There is wry humor in this whole academic spectacle. It has been a kind of acting out on a grand scale of the old joke about the specialist: one who learns more and more about less and less until eventually he knows everything about nothing. But these misguided academic reveries have had devastating effects on public understanding of alcoholism. For example, with Fingarette as its official consultant on addictions, the United States Supreme Court wistfully argued in 1988 that “…apparently nobody understands alcoholism…it appears to be willful misbehavior.”

Overshadowed by the multitude of researchers who were busy confirming that the psychogenic paradigm is devoid of any data base, many others were quietly compiling evidence that alcoholism is a primary, biogenic disorder. However, the task of assembling the biogenic paradigm is elusive and difficult because not only the academic literature but the whole of society has been limited by the psychogenic view. It is impossible to see out of it. As Thomas Kuhn explained, and Fingarette demonstrated, a new paradigm and its supporting evidence are invisible from within the old. Be forewarned that because the dominant premise is false, “…every truth is not quite true.” It is impossible to assemble this myriad of half-truths into a coherent perception of alcoholism.

To discern the biogenic model, a substantial amount of valid research evidence and clinical knowledge must be winnowed from the psychogenic chaff in the alcoholism literature, and gleaned from original sources scattered throughout the life sciences. It can then be transformed and assembled in the new biogenic configuration, much as all knowledge of geography and navigation were transformed for the earth to become a globe after being flat for so long. No flat fields were lost, but it was necessary to ignore them long enough to form the new model. Once the global perception came together there was a certainty and finality about it, which to those still in the other paradigm seemed totally unjustified by the obvious facts. It couldn’t be helped. The flat earth was gone.

Similarly, the biogenic paradigm includes and is shaped by all valid knowledge of alcoholism. It has an extremely broad data base. Nothing is forced in or left out to argue about. And because all parts are valid, the whole is also validated by internal consistency. It is not a philosophy or a theory. It is a new gestalt, a compelling total perception.

Data is found in many areas in many disciplines. Both animal and human studies have shown repeatedly that alcohol addiction is hereditary. A number of inborn, predrinking biological differences have been discovered in alcoholics, along with many initial and progressive differences in their biological responses to alcohol. Differences have been found in brain wave patterns, in various enzymes, in nerve transmitters, in liver functions, in alcohol metabolism, and in the effect of alcohol on performance, mood and mental abilities.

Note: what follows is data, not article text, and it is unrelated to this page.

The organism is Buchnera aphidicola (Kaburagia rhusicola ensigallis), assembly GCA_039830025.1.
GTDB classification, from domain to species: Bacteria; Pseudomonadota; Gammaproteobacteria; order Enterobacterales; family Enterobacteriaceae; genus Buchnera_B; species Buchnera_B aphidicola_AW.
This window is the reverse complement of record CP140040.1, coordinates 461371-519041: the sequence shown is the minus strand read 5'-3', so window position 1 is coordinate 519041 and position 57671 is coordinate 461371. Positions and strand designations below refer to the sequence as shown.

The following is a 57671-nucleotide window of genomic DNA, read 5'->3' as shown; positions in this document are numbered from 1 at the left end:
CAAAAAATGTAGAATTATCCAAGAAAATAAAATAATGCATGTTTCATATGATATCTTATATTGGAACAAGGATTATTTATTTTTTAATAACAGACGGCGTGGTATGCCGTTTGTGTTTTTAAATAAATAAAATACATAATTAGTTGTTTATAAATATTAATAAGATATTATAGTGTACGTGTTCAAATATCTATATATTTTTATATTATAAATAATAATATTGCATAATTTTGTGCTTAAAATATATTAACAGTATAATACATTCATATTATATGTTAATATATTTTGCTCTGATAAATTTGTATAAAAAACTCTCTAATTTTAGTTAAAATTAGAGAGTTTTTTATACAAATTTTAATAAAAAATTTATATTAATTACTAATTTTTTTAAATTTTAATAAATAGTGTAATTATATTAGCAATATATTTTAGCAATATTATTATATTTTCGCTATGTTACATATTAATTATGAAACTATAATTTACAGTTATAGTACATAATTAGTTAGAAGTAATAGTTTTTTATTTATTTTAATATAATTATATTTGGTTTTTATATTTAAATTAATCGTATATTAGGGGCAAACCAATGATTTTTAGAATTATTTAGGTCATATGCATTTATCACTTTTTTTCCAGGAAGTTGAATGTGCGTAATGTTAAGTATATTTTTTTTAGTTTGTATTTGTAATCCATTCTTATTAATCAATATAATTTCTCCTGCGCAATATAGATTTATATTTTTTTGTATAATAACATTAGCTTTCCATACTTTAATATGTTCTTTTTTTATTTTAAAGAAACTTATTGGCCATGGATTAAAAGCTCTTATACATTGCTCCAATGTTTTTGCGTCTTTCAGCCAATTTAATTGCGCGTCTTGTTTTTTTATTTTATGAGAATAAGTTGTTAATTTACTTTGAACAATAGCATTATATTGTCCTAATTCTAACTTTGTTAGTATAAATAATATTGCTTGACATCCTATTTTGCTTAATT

The problem is not a shortage of data as frustrated researchers suppose, but the fact that they have not been able to integrate the abundance of scattered data. Both gathered and viewed within the compromising psychogenic paradigm, each cluster of research data stands alone in the scientific literature as an isolated anomaly, barely acknowledged in the academic alcoholism literature. Because it seems so self-evident that psychosocial factors must be contributing causes, even biological researchers still think there must be more than one kind of alcoholism.

Once all biological data is assembled within the biogenic paradigm, it explains why all learning theories have failed to distinguish alcoholics from nonalcoholics, why alcoholic drinking can be neither learned nor unlearned. It is the unconditioned response to alcohol that is different, initially and progressively. Alcohol is selectively addictive, and the selection is biological.

Regardless of why, how, or how much an alcoholic initially drinks, the addiction neurologically augments his original reasons for drinking, pushing him to drink amounts consistent with his rising tolerance, and beyond. In human experience there is nothing unusual about physiological imperatives, like hunger or sex, creating mental obsessions and driving and shaping behavior. There are not two or more types of alcoholism. There are merely different complications and different types of people who are alcoholic, with different levels of concern and strategies of damage control.

All of the psychopathology of alcoholism, as alcoholism, is of neuropsychological origin, but this fact is disguised because alcoholism is never diagnosed until after character and personality are distorted and normal emotions are neurologically augmented to abnormal levels of chronic anguish, fear, resentment, guilt and depression. It is these distortions that clinically identify alcoholism, not the original character and personality.

Most often alcoholism is hereditary, but many individuals become chronic alcoholics through cross-addiction to other drugs (prescription or illicit), or as the result of other brain or liver insults. Whether or not accelerated by the potentiation of other drugs or injuries, organic deterioration causes a loss of tolerance and substantially reduced alcohol intake. To the drink counters, both alcoholics progressing into the more ominous low-tolerance stages of their disease and those who necessarily reduce their alcohol intake while using substitute drugs are cases of “spontaneous remission” or improvement.

In addition to the early acute effects of alcohol–the mind expanding life enhancing stimulation and energy–three kinds of progressive brain impairment participate in the personality and character transformation, while augmenting the strength of the emotions, and of the addiction. Between drinking episodes: